Novel * Chinua Achebe * Colonial Apocalypse * 1958
Hoo, boy. Here we go. Things Fall Apart is a very slight novel, told in clear prose, in a way which still manages to capture the essence of tribal story-telling (by which I mean the deft use of repetition and in telling a de-centralized narrative). That said, it will certainly make you feel some ways about stuff. It is a tremendously complicated novel which I have come to appreciate more with each re-read. It’s an impressive work that asks questions of the reader that they may or (more likely) may not be able to properly deal with. It is this troubling aspect of the novel, however, which is perhaps its most important accomplishment. The story told here is not something the vast majority of readers are able to immediately identify with. It’s a historical novel, after all, and even though the after-effects of colonialism are wide-ranging and felt by billions, the actual moment of being colonized is something that very few people alive have experienced. Achebe himself would have experienced the very tail end of the, uh, process. I am woefully ill-equipped to speak about colonialism in any kind of depth, I’m afraid. Regardless, the point of the novel is to illustrate a particular way of life. And, of course, what happened to that life when it was exposed to outside influence.
The story is about a man Okonkwo. He is a respected man in his village and a successful farmer. More than half the novel is a description of life in his village, Umuofia, told mostly from Okonkwo’s perspective. The structure of the novel is actually very clever. Achebe spends a good deal of time easing us into the world of the Okonkwo’s people before direct contact with outsiders (although it should be noted that there are guns and the like in tribal life, so we’re not talking about the dim, distant past as the novel is set in the late-19th/early 20th century). Once we’re at home with this very different way of life and are comfortable dealing with these characters on their own terms (but still identifying with them with humans) Achebe pulls the rug out. Suddenly there are white people and churches and conflict and it makes for a brutal transition. The arrival of the colonists was a true apocalyptic event, and in terms of Things Fall Apart, it happens quickly. Achebe manages to make seven years go by in about thirty minutes, speeding the arrival of the downfall of Okonkwo’s village and culture to better mimic how fast the world changed for these people.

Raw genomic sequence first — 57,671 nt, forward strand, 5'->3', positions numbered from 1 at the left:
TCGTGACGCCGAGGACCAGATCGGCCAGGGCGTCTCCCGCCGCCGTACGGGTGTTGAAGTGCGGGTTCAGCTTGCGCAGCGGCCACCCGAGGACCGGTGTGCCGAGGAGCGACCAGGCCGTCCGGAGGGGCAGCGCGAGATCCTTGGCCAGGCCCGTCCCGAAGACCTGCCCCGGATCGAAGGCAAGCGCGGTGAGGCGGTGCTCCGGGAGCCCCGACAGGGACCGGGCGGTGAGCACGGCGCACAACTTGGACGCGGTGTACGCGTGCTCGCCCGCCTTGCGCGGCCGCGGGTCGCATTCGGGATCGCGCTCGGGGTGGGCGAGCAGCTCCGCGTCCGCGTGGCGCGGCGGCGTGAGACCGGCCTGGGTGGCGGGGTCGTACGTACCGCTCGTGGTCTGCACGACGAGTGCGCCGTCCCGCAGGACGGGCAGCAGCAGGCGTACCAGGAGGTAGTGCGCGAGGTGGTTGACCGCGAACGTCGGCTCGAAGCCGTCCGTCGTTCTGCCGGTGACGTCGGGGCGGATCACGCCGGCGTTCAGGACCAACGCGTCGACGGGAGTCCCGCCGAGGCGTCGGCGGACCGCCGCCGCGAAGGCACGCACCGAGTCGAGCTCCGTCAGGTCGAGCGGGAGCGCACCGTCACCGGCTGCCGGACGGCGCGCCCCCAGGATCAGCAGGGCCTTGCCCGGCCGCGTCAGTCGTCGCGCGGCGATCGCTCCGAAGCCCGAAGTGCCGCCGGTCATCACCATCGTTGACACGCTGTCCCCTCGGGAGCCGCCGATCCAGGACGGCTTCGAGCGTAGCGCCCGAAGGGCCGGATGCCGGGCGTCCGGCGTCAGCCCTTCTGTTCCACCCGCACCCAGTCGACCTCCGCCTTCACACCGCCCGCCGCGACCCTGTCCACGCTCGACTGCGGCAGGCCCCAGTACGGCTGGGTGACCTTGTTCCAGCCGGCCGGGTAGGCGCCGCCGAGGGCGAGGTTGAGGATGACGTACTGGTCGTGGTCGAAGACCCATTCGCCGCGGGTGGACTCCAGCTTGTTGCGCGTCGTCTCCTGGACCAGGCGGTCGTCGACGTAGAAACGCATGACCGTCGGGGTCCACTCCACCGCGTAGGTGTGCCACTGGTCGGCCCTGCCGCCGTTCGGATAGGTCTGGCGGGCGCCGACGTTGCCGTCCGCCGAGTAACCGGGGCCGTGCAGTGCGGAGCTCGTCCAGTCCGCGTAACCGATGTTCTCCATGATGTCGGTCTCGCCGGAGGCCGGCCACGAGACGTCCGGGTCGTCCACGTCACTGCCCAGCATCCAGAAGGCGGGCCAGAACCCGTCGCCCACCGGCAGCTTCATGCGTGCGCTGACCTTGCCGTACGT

This book doesn’t have any answers for you, by the way. That’s what makes it troubling. It is merely a window into a time that has passed. It’s also a platform for observing an incredibly complicated issue. Colonialization happened. It is done, and this is what it looked like (in this part of Africa, at least). The consequences of what happened, however, are vast and continue to resonate to this day, as they will going forward. Things Fall Apart is a nuanced and elegant way to begin to come to terms with how to feel about all this stuff.
As I mentioned, this is a story about a respected farmer named Okonkwo. What I left out was that Okonkwo is a troubled protagonist. The trouble is, he pretty much sucks, pretty much all of the time. He’s a short-tempered, violent jackass more concerned with his own self-image than anything else, and then gets confused when shit goes bad for him. Achebe is not hesitant in calling Okonkwo out for being a douche, either, or why Okonkwo acts the way he does (in short, a hefty dose of daddy issues). Yet Okonkwo being a dickhead is not what sows the most discord in the reader. The source of the unease is the culture itself, which to a late 20th century reader would be just as alien as it is now. Not only does Okonkwo exist within an extreme patriarchy, he is one of his village’s most respected residents. You can tell because he has three wives and several children who all pretty much exist in order to make Okonkwo’s life easier. Of course, this kind of entrenched patriarchal organization isn’t exactly rare in the wider world, and it’s not this in particular that instigates the true culture clash. However, from a 21st century, developed-world perspective, the treatment of women is alarming to say the least.